Here’s the deal: I am a trader, not an economist. I have no qualifications that would allow me to dig up any data that others don’t have or create innovative econometric models. What I am good at (I think) is coming up with trading strategies given an economic paradigm.
The USA has been my bread-and-butter for many years. Some find it challenging to operate in such transparent and well-researched market; they bemoan the lack of informational advantage. I am very happy with the lack of informational disadvantage. When it comes any broad domestic market, I can rely on widely available research to formulate my strategies. In fact, I don’t even have to read in-depth any particular research – a mere osmosis gives me sufficient idea of what is going in the United States. Following any given researcher closely accords more of this person’s opinions and little in a way of informational advantage.
This way of thinking has been leaving me in the dust when it came to China. The future of this country is one of the largest (if not THE largest) variables which will affect the course of global economy. And I have been at a loss of how to formulate a China strategy for over a decade. Any trade I could conceive of left me at a huge informational disadvantage.
The problem is dual. Any official statistic coming out of China is unreliable. But even if I had the correct numbers, I wouldn’t know how to interpret them: Chinese party-controlled society needn’t obey the same causality laws as a true free market economy.
The hodge-podge of conflicting opinions on social media was very confusing and I have been having hard time distinguishing between biases (including my own) and hard facts.
It was like playing poker without knowing the hand rankings.
This is why, I have so much looked forward to a comprehensive modern book on Chinese economics. Yes, modern. I didn’t need a review of the Ming Dynasty politics, but a systematic professional presentation on what is going on now.
John Mauldin and Worth Wray, the creators of the anthology A Great Leap Forward? didn’t disappoint. The editors, as well as their contributors, are not afraid to state their opinions, but what distinguishes this book is the intellectual discipline of separating those opinions from facts.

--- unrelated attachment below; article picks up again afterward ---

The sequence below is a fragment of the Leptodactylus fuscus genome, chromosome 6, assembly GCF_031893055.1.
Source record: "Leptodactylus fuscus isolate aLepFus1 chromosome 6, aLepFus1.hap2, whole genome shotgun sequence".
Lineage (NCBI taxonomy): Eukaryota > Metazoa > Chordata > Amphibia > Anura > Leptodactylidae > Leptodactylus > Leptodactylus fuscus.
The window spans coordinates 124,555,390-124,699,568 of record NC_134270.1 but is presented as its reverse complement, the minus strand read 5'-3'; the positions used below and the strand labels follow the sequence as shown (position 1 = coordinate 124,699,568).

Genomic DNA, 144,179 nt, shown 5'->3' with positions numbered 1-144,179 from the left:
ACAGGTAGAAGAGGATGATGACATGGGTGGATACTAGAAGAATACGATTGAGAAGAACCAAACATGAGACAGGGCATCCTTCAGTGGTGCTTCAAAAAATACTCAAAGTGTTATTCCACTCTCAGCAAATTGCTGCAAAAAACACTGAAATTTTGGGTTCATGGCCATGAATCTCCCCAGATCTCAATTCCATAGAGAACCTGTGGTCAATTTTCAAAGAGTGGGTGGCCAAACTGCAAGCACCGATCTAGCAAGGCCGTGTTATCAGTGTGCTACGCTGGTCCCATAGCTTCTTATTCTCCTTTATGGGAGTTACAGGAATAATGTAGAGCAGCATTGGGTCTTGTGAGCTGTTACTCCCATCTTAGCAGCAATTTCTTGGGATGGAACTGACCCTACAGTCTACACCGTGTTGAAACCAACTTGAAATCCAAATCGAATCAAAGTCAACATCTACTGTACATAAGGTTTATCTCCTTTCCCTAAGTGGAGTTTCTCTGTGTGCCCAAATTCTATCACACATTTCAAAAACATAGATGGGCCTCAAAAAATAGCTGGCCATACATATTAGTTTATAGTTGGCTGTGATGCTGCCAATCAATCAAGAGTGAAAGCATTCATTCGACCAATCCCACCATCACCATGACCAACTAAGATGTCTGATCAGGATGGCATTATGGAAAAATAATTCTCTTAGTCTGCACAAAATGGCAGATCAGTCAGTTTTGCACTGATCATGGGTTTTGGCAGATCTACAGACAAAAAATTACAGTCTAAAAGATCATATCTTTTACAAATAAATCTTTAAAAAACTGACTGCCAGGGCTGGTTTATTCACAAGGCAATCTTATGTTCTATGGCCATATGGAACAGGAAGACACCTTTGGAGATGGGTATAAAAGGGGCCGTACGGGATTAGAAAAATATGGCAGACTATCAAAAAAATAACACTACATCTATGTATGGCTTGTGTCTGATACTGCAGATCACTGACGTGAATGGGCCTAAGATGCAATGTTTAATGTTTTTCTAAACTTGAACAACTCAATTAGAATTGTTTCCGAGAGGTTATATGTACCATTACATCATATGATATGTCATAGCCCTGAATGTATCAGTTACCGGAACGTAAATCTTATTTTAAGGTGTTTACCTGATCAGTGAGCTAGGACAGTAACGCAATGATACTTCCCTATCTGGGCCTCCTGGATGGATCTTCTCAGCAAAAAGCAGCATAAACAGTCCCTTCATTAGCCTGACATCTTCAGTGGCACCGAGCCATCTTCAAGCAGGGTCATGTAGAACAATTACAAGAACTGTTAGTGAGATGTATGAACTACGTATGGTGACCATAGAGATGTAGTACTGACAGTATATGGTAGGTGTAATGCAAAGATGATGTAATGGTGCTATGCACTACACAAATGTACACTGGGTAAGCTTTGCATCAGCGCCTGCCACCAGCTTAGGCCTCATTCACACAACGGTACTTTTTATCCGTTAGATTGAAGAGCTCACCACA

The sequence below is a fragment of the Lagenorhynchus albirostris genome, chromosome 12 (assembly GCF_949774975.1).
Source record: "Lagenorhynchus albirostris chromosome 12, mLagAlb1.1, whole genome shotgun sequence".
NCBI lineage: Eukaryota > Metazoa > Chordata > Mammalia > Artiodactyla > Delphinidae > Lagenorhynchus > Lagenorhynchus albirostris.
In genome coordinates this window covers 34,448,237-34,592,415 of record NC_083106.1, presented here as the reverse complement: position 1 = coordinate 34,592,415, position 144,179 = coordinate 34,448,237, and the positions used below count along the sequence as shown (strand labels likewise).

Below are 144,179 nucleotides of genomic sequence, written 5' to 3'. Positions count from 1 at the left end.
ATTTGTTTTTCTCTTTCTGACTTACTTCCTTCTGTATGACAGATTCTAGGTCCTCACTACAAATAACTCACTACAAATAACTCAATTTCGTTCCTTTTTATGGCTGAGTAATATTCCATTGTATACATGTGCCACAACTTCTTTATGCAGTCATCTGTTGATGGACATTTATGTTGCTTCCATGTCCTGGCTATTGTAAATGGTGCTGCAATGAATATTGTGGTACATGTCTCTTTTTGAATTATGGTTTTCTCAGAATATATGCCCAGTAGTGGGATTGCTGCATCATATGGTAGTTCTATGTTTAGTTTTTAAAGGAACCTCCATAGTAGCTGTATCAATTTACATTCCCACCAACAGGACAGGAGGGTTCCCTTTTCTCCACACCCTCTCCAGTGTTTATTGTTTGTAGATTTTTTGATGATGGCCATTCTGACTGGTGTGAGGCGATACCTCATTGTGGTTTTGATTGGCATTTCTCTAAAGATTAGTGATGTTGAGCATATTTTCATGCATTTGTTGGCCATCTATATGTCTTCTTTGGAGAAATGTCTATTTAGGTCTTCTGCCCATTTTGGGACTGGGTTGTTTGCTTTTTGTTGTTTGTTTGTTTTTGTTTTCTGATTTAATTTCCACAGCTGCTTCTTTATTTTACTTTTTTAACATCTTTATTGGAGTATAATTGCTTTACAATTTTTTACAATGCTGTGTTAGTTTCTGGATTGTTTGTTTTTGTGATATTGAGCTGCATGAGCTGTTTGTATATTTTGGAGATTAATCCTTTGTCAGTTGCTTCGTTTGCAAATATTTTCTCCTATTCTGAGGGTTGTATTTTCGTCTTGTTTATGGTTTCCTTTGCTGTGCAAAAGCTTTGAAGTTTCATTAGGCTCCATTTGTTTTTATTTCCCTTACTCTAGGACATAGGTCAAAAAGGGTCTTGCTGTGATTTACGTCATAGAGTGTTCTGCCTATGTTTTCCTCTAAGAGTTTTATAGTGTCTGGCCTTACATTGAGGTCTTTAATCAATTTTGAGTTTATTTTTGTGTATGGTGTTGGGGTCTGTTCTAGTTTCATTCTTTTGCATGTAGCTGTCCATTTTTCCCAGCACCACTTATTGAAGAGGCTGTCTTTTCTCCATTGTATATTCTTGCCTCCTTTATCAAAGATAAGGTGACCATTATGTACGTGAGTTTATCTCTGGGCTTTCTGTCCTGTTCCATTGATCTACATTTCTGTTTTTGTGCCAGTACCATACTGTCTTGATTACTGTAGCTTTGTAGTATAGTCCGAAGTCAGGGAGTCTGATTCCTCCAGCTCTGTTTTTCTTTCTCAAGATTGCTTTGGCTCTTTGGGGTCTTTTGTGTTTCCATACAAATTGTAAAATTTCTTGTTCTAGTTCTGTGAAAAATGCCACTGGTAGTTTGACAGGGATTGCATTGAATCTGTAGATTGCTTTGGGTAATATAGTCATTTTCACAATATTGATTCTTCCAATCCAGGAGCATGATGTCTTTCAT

The anthology engages China sceptics and optimists to deliver every point of view to a reader.
China bears tend to focus on ballooning credit growth problem, mounting inefficiencies, and pressures on the RMB carry trade. Meanwhile, the bulls talk about the unique positioning of China, its potential to technologically leapfrog the West, and the government being on the right track to conducting the necessary reforms.
Yet the book’s discourse on China cannot be characterized as simply a battle between two opposing camps. The interaction of economic and geopolitical scenarios creates a non-linear set of outcomes. The contributors all realize the underlying uncertainty, but they assign different probabilities to various possible paths for China.
The styles of chapters are as diverse as opinions: some are very technical and some read like excerpts from a geopolitical thriller. Fortunately for a non-professional reader, the editors present a summary for every chapter, which allows one to decide where to focus their attention.
There was a bit of tough love for me. l did not finish this book with a clear plan or strategy imposed, rather I was given the facts and arguments and will have to come up with my own decisions. It is more daunting, but in the end, this is the way I prefer it.
Those who follow me may have noticed that my tendency is to side with China sceptics. I do have three inherent biases:
A Great Leap Forward helped me to see past those biases and remember that
- On one hand, the current positioning of China is truly unique and unprecedented.
- On the other hand, there are examples of authoritarians rulers successfully implementing economic reforms (Pinochet’s Chile and Peter the Great’s Russia come to mind).
The next step is to parse what I’ve read, discover undeniable common threads, and to find asymmetric macro bets.
For example, the opinions on the imminent RMB devaluation range from near certainty to very low likelihood. But this is where I can get useful takeaways.
Assume I believe the estimate of a China optimist and relative RMB bull that chances for this year are:
An economist in my place would say “my forecast is no deval”. But as a trader I say “there might be limited downside, positive expectation bets on deval”.
Or, when a contributors thinks that in the event of continued dollar appreciation RMB will deval slightly against the dollar, but perform well against other currencies, I say “Aha, I can have a low risk bet on strong dollar via shorting RMB”.
So, I am still leaning toward the sceptics, not because I am certain they are right, but because they offer positive expectation bets that can have an additional benefit of protecting portfolios in the event of China-induced global slowdown.
A Great Leap Forward is a must read for anyone whose financial fortunes are in any way linked to China (which is by now almost anyone).